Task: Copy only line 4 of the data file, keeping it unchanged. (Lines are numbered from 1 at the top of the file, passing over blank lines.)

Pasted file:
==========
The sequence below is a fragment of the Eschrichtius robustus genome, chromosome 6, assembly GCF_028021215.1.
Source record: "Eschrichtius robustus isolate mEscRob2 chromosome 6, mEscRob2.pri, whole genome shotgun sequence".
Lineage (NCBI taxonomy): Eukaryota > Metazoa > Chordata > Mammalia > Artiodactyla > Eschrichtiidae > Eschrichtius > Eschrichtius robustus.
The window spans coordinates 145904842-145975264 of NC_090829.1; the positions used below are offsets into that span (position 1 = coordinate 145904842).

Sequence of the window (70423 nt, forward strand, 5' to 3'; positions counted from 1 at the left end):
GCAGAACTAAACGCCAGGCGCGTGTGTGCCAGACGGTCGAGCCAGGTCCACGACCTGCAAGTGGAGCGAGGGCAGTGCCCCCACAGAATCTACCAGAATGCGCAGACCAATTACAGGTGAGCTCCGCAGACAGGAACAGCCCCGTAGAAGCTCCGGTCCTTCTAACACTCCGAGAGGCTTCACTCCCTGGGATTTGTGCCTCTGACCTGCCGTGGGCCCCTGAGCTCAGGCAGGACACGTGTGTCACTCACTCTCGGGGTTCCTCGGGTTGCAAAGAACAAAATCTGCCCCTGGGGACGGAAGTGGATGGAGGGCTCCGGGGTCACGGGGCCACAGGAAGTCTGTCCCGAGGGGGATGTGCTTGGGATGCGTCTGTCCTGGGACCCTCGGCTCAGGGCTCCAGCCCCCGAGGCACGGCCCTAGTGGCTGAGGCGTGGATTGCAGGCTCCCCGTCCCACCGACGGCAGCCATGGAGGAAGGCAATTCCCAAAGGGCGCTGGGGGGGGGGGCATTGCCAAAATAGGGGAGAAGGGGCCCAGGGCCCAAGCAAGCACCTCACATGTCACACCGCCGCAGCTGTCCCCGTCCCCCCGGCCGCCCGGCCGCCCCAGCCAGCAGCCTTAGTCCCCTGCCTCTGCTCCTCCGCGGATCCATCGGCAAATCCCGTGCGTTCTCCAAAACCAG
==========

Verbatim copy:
The window spans coordinates 145904842-145975264 of NC_090829.1; the positions used below are offsets into that span (position 1 = coordinate 145904842).